Australia may be famous for its sweeping plains and jewel seas but studies are finding that fewer kids are experiencing them because they’re playing inside. In fact, recent research has found that only one in three Aussie kids play outside on a daily basis.
In an ideal world, kids would spend at least an hour a day in outdoor, unstructured play. But the growing body of research from around the world shows that green time for kids is fast being replaced by screen time.
And organisations and experts in child development are calling on parents to ensure their kids have daily access to the outdoors, for the sake of their development.
Damning evidenceA 2009 Australian study of 10- to 12-year-old children found that 37 percent spent just 30 minutes or less being active outside on a typical day. This same study found that 43 percent of these kids spent more than two hours a day watching TV, videos or playing computer games.
Another study, Climbing Trees: Getting Aussie Kids Back Outdoors, commissioned by Planet Ark in 2011, has also revealed the extent to which child’s play has changed. Less than 20 percent of parents interviewed said their kids had climbed a tree and only 29 percent thought their kids had ever played jump rope, hopscotch or street games.
A recent US study has shown that this growing indoor culture is a western phenomenon. It found that more than half of preschool-aged kids do not venture outside to play on a daily basis, and that girls are 16 percent less likely to head into the fresh air than boys.
A conscious effort is neededNature Play WA is an organisation established with the prime task of getting kids and their parents back into the great outdoors. It is in the process of distributing 40,000 special 'passports' to encourage children to play outside.
The passport lists 15 things kids should do before they turn 12, many of which are activities that their parents did as kids without even a second thought – like climbing a tree, catching a wave, playing in the rain, making a mudpie and learning to ride a bike.
Nature Play’s latest initiative is a 'green time' chart, which families can download and then mount on their fridge. The object of this is for kids to fill in how much time they spend outdoors each day and if there are more 'green time' stickers than 'screen time' stickers at the end of a fortnight, the family rewards itself with a special outdoor activity.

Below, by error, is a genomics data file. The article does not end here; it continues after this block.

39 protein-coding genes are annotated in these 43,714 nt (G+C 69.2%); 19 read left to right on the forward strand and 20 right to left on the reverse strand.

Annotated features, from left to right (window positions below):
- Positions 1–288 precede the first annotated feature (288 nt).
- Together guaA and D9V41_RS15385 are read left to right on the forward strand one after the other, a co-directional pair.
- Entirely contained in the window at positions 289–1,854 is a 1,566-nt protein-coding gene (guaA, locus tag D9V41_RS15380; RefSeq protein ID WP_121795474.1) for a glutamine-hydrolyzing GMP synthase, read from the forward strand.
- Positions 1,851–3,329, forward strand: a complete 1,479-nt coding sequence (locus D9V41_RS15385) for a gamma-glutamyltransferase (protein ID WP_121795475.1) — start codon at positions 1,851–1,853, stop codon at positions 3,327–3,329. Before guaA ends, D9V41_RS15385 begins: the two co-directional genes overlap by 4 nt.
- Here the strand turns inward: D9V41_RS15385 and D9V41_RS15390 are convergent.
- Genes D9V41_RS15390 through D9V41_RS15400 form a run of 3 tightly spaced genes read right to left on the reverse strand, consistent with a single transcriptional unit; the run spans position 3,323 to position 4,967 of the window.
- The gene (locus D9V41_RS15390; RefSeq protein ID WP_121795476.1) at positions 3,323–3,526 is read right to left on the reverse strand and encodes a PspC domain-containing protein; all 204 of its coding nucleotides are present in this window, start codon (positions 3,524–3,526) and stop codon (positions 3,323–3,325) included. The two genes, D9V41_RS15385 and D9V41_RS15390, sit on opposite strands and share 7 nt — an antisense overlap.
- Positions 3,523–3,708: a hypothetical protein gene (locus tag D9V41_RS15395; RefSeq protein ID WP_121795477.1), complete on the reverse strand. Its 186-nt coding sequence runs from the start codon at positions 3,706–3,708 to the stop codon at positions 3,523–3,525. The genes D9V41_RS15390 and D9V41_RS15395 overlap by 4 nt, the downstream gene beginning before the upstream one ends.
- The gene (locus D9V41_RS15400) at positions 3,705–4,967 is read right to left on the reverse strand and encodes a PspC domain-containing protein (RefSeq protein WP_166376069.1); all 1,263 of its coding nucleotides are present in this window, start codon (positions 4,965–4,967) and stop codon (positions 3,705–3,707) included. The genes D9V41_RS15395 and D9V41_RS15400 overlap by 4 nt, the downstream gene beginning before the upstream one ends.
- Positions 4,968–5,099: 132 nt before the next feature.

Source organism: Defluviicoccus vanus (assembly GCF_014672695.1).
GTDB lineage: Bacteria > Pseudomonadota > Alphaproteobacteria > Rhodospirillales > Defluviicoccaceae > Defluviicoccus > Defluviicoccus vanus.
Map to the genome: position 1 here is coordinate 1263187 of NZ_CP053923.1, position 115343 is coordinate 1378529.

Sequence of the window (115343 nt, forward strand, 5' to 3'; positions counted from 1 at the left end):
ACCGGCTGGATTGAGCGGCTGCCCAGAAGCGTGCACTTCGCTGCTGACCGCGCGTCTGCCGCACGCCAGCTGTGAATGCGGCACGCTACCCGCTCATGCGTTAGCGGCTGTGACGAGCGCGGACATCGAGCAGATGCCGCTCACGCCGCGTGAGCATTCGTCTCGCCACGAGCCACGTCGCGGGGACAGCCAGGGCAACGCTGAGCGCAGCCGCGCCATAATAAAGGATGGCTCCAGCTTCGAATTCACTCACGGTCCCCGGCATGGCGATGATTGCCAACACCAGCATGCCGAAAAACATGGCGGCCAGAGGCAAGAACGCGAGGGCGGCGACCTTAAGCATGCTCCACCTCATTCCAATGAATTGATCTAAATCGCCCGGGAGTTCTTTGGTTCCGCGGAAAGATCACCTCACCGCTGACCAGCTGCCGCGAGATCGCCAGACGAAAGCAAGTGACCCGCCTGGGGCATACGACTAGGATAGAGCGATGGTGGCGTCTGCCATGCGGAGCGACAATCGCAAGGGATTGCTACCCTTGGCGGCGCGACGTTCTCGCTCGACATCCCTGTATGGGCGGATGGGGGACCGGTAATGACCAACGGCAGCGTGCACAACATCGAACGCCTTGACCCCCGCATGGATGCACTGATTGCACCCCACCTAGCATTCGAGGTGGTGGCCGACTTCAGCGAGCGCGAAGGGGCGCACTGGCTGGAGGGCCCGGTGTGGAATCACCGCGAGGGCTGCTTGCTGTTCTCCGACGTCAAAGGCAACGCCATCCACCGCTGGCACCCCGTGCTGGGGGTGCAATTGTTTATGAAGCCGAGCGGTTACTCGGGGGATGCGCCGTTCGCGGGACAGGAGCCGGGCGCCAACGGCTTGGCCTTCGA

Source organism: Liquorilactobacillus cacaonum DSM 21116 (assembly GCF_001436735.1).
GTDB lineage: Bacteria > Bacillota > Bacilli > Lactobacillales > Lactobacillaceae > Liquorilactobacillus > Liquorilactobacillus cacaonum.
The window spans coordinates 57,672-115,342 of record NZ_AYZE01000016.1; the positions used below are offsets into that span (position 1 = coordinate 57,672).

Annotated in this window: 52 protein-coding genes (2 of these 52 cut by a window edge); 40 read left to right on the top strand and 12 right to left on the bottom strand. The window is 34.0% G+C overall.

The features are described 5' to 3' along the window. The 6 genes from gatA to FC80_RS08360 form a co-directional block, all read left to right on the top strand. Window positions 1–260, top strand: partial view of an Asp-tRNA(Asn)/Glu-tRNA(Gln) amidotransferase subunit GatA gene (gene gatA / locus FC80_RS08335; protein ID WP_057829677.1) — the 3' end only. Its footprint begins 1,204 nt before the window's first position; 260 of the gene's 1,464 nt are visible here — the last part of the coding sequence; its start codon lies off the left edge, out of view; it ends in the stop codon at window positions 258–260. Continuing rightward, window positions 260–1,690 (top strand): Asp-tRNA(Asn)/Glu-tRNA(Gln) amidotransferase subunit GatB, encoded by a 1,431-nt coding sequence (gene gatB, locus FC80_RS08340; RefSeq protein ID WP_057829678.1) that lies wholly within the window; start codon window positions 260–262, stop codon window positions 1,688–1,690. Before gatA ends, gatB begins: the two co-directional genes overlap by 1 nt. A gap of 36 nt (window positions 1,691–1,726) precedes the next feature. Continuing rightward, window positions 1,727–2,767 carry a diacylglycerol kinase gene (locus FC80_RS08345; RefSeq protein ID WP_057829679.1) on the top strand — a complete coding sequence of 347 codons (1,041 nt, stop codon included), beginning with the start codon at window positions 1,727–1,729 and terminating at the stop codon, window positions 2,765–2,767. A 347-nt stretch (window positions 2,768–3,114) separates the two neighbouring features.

Nature Play CEO Griffin Longley can cite a whole lot of reasons why it’s vital for kids to connect with nature and the outdoors generally.
“It’s not just about exercise," he says. "It’s also been shown over and over again in research that when kids engage in unstructured play outside it fires up their imaginations and is essential for emotional and cognitive development. The bottom line is that kids need to be able to play outside to be healthy in all ways.”
In your own backyardWhile taking kids to fun and free outdoor venues like the park or beach are simple ways to ensure kids get their green time, Griffin says backyards, even small ones, can provide lots of fun for littlies.
“We understand it can be difficult for busy parents to be able to take kids out to the park every day, so it’s also good to have a safe and accessible outdoor space, like a backyard, for kids to play in,” he says.
“They can take a lot of their indoor play stuff outside. Even the play girls often engage in – like playing with dolls, or playing 'house' – can be easily moved outdoors. If kids are drawing inside, why not take all they’re drawing outside?
“And outdoors they can really use their imagination, using nature as props.”
Four great outdoor activities1. Invest in some wheelsWhether it’s a ride-on toy for littlies, a trick scooter, a skateboard or a bike, there’s nothing more exciting – and possibly daring – for kids than a set of wheels.
2. Take a hikePick an age-appropriate walk – it can be just down to the shops with the littlies or a short bush walk with preschoolers – pack some water and snacks and go for a walk.
3. Set up a treasure hunt or activity stationsIt can take a little pre-organisation but both of these activities can be set up in your backyard. Set goals like 'find a yellow flower' or 'collect three pebbles', or 'run to the purple towel and do three star jumps'.
4. Plant a veggie gardenKids love digging around in the dirt and playing with water. Then there is the added bonus of them caring and nurturing for those plants before reaping the gastronomic benefits. Kids are much more likely to eat veg they grew themselves.
Research has found the vast benefits of playing outside, including:
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